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“A Willingness To Say Things That Aren’t True”: The Facts Kelly Ayotte Doesn’t Want Her Constituents To Know

When the bipartisan compromise on expanded background checks died two weeks ago at the hands of a Republican filibuster, only one senator from New England voted to kill the bill: New Hampshire’s Kelly Ayotte (R).

This week, as Ayotte returns to the Granite State, many of her constituents are expressing their dissatisfaction. Take this town-hall meeting today, for example.

When another man rose to ask Ayotte to explain why she voted against expanding background checks, several people in the audience of more than 250 people applauded.

“I know people have strong feelings about this issue,” Ayotte began. She said she voted against the bipartisan compromise on background checks last month because she believed gun owners would face an undue burden and she feared it could lead to a federal gun registry.

What bothers me about the senator’s response is how wrong it is. The “undue burden” Ayotte is worried about adds a few minutes to gun purchases, and it already applies to existing firearm sales in gun stores. If it helps prevents gun violence, why is it “undue”?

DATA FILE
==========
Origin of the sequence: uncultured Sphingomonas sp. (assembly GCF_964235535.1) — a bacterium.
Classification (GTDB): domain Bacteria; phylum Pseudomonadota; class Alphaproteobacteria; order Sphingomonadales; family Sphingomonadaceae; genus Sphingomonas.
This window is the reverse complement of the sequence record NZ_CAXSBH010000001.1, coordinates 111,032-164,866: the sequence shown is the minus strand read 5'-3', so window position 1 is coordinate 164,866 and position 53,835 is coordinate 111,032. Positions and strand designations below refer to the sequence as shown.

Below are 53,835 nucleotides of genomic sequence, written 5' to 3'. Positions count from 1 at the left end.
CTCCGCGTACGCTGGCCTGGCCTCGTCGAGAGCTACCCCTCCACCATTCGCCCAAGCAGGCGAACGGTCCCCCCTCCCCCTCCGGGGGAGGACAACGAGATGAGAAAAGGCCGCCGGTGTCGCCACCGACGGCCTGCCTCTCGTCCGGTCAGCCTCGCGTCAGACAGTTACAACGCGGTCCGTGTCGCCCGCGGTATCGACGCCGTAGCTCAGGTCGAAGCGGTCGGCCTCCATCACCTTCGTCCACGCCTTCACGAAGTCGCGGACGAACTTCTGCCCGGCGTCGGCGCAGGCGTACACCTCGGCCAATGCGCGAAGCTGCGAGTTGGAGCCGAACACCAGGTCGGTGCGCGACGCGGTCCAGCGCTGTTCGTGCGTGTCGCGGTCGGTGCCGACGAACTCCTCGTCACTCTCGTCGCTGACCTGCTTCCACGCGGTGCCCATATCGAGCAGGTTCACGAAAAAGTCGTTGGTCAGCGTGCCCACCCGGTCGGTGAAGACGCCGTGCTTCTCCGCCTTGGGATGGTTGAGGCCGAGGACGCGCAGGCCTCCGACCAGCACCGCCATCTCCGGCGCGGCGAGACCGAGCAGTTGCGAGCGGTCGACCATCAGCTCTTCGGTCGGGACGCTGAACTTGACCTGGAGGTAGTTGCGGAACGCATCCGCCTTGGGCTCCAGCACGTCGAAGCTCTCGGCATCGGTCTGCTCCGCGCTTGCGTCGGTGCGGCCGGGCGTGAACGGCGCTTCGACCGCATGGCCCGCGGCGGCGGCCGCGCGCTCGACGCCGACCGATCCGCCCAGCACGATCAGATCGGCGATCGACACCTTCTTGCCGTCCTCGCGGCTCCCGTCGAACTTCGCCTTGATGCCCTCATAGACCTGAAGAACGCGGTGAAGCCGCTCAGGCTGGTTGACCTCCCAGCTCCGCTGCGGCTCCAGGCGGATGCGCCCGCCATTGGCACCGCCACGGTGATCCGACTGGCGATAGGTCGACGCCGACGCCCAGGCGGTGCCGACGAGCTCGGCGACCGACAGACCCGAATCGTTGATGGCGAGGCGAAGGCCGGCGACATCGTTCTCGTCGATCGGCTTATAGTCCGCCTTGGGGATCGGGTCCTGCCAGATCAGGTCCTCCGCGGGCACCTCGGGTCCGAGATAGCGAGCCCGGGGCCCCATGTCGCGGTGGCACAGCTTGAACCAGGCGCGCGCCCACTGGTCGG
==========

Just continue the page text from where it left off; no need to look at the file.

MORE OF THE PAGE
More importantly, the fears of a possible federal gun registry are ridiculous. As we talked about a couple of weeks ago, there is no federal registry. The proposed measure explicitly prohibits a federal registry. Under the bill, anyone even trying to create a federal registry would be a felon, subject to 15 years behind bars. No one has even proposed the possibility of a federal registry.

The irony is, if Ayotte was worried about a possible registry, she should have loved the compromise plan — it strengthened the prohibition on the very registry she’s so worried about.

And best of all, Ayotte surely knows this. The U.S. senator has had two weeks to think of an excuse and the best she can come up with are talking points she knows aren’t true.

Have I mentioned lately how difficult it is to have a serious policy debate when those engaged in the discussion are willing to say things that aren’t true?

By: Steve Benen, The Maddow Blog, May 2, 2013

May 4, 2013 Posted by | Background Checks, Gun Violence | , , , , , , | Leave a comment